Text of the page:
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FRU Review

FRU Review

Every once in awhile, a video game developer opts to try something wildly different to what has come before it. Sometimes that risk pays off, sometimes it doesn’t. It seemed odd that a company would consider making a game that requires the Kinect, given it’s somewhat “dead in the water” status these days. But Through Games have done exactly that with FRU, a game that requires Kinect in order to be able to play it. Was it worth the risk?

To answer that question, you need to head back to the start of FRU’s development. Starting life as the result of a Global Game Jam in 2014, the initial idea behind it was created in just 48 hours. Since this was two years ago, Kinect’s status at the time was that you couldn’t buy an Xbox One without it, that it was key to the platforms operability. Which, given the certainty of Microsoft should have quelled any doubts of risk about creating a game solely for it.

Fast forward to present day, and here we have FRU in all its full-release glory. From the opening screen alone it’s clear that there’s a lot of passion in the development team, as the art style exudes a level of quality oft reserved for much larger studios. There’s not much in the way of extraneous fluff here either, relatively simple options to change volume of the music and effects, whether controller vibrations are enabled and a shortcut to the Kinect calibration on the Xbox dashboard.

Everything here is geared into getting you into the game as quickly as possible, and when you do get going, the game eases you gently into the primary mechanic of FRU. With your body in front of the camera, you’ll see a silhouette representation on screen to match; your job is to use your silhouette to complete the level - literally. Where your body is on screen creates a ‘portal’ in which either previously hidden platforms will appear, or the inverse; previously visible platforms will cease to exist. Once you’ve moved through the first batch of levels, that mechanic changes slightly, and now the ‘portal’ acts as a body of water in which you can swim - alongside still making platforms and death traps appear and disappear more times than a magician's assistant.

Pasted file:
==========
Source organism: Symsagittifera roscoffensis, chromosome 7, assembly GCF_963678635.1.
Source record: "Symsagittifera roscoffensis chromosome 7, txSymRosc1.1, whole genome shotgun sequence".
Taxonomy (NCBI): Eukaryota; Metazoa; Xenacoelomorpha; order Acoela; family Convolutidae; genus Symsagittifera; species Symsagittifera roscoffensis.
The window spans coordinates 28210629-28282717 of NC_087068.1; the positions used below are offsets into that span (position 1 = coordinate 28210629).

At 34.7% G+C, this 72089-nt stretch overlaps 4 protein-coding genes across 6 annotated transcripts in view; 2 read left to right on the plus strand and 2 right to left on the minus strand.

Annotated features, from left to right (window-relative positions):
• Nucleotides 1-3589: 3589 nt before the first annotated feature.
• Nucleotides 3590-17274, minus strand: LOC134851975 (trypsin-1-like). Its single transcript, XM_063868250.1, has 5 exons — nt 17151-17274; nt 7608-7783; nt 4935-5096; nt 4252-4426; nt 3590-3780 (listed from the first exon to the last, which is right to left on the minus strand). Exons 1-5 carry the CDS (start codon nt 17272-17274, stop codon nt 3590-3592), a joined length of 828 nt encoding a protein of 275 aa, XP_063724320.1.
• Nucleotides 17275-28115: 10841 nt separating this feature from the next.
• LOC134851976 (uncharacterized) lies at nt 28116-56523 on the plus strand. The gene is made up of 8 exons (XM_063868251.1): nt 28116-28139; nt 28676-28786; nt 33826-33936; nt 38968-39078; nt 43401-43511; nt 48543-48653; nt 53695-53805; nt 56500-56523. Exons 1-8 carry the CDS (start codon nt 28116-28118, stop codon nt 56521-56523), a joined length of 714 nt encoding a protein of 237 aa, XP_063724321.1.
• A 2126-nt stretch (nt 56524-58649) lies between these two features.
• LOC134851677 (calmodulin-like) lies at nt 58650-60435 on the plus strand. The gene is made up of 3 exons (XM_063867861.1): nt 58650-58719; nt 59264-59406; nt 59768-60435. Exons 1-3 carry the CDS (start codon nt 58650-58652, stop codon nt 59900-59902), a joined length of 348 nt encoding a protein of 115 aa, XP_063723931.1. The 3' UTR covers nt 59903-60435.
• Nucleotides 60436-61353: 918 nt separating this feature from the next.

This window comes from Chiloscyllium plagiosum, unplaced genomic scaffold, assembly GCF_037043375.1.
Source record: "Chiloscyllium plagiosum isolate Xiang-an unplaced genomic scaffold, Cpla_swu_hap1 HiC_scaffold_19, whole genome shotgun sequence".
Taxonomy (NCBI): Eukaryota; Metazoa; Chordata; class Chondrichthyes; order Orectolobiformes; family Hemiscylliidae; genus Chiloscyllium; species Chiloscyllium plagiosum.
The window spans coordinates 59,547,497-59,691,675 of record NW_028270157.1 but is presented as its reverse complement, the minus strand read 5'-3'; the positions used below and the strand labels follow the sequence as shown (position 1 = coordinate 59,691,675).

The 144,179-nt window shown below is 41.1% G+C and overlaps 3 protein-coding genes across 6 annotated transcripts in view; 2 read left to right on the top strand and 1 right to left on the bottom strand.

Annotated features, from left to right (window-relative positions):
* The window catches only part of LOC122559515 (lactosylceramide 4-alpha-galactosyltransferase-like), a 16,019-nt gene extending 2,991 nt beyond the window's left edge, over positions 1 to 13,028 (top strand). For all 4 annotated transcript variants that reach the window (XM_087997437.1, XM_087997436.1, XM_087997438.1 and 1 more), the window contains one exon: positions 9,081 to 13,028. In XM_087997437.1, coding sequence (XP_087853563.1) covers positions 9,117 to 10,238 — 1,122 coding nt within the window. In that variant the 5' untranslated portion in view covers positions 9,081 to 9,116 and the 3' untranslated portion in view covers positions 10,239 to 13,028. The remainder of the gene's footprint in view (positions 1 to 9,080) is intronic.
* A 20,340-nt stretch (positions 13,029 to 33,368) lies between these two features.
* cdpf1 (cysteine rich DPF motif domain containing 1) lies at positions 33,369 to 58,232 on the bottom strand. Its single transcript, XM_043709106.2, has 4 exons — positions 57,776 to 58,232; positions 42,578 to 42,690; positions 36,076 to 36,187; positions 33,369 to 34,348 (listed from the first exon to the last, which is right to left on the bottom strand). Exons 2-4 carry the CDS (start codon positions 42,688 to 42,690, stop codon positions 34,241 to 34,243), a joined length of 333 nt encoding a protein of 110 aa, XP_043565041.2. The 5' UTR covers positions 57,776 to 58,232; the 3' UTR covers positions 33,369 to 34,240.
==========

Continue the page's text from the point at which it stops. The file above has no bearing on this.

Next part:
The control scheme outside of Kinect is brilliantly simple, and manages to stay out of the way of making complex body shapes for getting you through a level. By mapping movement to both analog sticks, and jump to both triggers, you can effectively control your character with only one hand on the controller. So when you need to stretch both arms out wide, you can rest assured that you still have full control of the character. The control that you do have is exemplary, smooth and with a sufficient weighted feel. Never once during gameplay did I feel frustrated with the characters movement. Mine in front of the Kinect, however, was a different story.

At one point, I mumbled out a “shifty bastards” under my breath, as the level I’d just completed lead into a dead end on the next screen. Returning to the previous level and covering the exit revealed some additional platforms I needed to have jumped on in order to progress. This was met swiftly with an achievement unlock which left me laughing; “Never trust developers” - awarded for falling for exactly that trap.

There’s also a bonus mode that’s unlocked if you managed to collect the 24 golden bears throughout the main levels. It has you playing the original game that started it all - the version made at the Global Game Jam. It’s a well-deserved nod to be able to look back at what FRU has come from.

Overall, this is the game that Kinect has been dying for. It’s clever and makes you think without having to rely on gimmicky interactions. But it’s a shame that it’s come at a time when the Kinect seems to have been shuffled off to one side like the kid that always gets picked last to play football.

9.00/10 9

FRU (Reviewed on Xbox One)

Excellent. Look out for this one.

FRU delivers the game that the Kinect needs to remain as a viable device. The clever set of mechanics that are on offer means that if you have a Kinect currently gathering dust, you owe it a game of FRU.

This game was supplied by the publisher or relevant PR company for the purposes of review
Steven John Dawson

Steven John Dawson

Staff Writer

When not getting knee deep in lines of code behind the scenes, you'll find him shaving milliseconds off lap times in Forza.

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